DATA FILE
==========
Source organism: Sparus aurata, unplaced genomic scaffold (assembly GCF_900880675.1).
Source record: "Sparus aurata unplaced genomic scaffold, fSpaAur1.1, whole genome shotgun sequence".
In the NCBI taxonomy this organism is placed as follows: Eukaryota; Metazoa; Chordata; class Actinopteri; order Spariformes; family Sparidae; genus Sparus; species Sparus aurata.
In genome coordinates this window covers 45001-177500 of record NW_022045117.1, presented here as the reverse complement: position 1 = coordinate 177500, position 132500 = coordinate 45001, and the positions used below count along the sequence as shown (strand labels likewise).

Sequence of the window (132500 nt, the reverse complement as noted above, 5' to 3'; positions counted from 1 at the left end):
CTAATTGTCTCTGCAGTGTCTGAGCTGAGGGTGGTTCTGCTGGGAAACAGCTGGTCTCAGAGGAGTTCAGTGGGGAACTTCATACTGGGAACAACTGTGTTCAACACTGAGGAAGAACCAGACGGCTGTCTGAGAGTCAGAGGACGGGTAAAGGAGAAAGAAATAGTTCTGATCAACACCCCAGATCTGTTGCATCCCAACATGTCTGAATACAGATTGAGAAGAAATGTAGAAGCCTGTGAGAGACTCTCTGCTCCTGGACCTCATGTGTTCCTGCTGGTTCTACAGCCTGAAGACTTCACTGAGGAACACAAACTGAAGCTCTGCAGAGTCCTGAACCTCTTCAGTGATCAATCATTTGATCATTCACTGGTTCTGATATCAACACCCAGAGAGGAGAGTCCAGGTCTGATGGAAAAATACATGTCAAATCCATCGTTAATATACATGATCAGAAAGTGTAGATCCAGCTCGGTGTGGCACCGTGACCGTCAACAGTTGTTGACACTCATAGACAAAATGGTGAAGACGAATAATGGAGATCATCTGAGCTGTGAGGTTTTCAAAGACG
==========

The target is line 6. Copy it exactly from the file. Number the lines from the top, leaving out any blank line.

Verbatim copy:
CTAATTGTCTCTGCAGTGTCTGAGCTGAGGGTGGTTCTGCTGGGAAACAGCTGGTCTCAGAGGAGTTCAGTGGGGAACTTCATACTGGGAACAACTGTGTTCAACACTGAGGAAGAACCAGACGGCTGTCTGAGAGTCAGAGGACGGGTAAAGGAGAAAGAAATAGTTCTGATCAACACCCCAGATCTGTTGCATCCCAACATGTCTGAATACAGATTGAGAAGAAATGTAGAAGCCTGTGAGAGACTCTCTGCTCCTGGACCTCATGTGTTCCTGCTGGTTCTACAGCCTGAAGACTTCACTGAGGAACACAAACTGAAGCTCTGCAGAGTCCTGAACCTCTTCAGTGATCAATCATTTGATCATTCACTGGTTCTGATATCAACACCCAGAGAGGAGAGTCCAGGTCTGATGGAAAAATACATGTCAAATCCATCGTTAATATACATGATCAGAAAGTGTAGATCCAGCTCGGTGTGGCACCGTGACCGTCAACAGTTGTTGACACTCATAGACAAAATGGTGAAGACGAATAATGGAGATCATCTGAGCTGTGAGGTTTTCAAAGACG